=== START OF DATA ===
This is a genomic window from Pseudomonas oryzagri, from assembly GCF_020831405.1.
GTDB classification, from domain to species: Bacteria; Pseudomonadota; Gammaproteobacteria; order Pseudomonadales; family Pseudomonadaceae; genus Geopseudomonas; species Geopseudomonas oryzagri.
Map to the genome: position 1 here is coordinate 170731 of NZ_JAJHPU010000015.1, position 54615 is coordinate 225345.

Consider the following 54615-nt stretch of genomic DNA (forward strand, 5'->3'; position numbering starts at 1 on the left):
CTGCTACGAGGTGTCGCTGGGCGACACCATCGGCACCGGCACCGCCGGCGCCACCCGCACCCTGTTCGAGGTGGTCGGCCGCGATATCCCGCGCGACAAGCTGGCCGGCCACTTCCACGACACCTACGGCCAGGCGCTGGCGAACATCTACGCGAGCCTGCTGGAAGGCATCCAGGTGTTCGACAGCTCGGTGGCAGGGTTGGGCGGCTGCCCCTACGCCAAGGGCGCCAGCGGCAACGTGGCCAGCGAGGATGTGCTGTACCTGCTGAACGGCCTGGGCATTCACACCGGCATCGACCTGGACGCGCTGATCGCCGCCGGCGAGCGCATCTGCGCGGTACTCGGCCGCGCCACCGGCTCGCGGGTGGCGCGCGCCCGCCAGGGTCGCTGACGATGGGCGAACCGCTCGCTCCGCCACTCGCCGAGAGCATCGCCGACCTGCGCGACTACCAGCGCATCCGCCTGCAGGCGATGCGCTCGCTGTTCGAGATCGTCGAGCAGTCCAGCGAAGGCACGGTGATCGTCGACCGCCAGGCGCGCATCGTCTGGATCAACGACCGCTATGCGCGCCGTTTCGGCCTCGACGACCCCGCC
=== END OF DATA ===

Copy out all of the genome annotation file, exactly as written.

This is a genomic window from Pseudomonas oryzagri, from assembly GCF_020831405.1.
GTDB classification, from domain to species: Bacteria; Pseudomonadota; Gammaproteobacteria; order Pseudomonadales; family Pseudomonadaceae; genus Geopseudomonas; species Geopseudomonas oryzagri.
Map to the genome: position 1 here is coordinate 170731 of NZ_JAJHPU010000015.1, position 54615 is coordinate 225345.

Consider the following 54615-nt stretch of genomic DNA (forward strand, 5'->3'; position numbering starts at 1 on the left):
CTGCTACGAGGTGTCGCTGGGCGACACCATCGGCACCGGCACCGCCGGCGCCACCCGCACCCTGTTCGAGGTGGTCGGCCGCGATATCCCGCGCGACAAGCTGGCCGGCCACTTCCACGACACCTACGGCCAGGCGCTGGCGAACATCTACGCGAGCCTGCTGGAAGGCATCCAGGTGTTCGACAGCTCGGTGGCAGGGTTGGGCGGCTGCCCCTACGCCAAGGGCGCCAGCGGCAACGTGGCCAGCGAGGATGTGCTGTACCTGCTGAACGGCCTGGGCATTCACACCGGCATCGACCTGGACGCGCTGATCGCCGCCGGCGAGCGCATCTGCGCGGTACTCGGCCGCGCCACCGGCTCGCGGGTGGCGCGCGCCCGCCAGGGTCGCTGACGATGGGCGAACCGCTCGCTCCGCCACTCGCCGAGAGCATCGCCGACCTGCGCGACTACCAGCGCATCCGCCTGCAGGCGATGCGCTCGCTGTTCGAGATCGTCGAGCAGTCCAGCGAAGGCACGGTGATCGTCGACCGCCAGGCGCGCATCGTCTGGATCAACGACCGCTATGCGCGCCGTTTCGGCCTCGACGACCCCGCC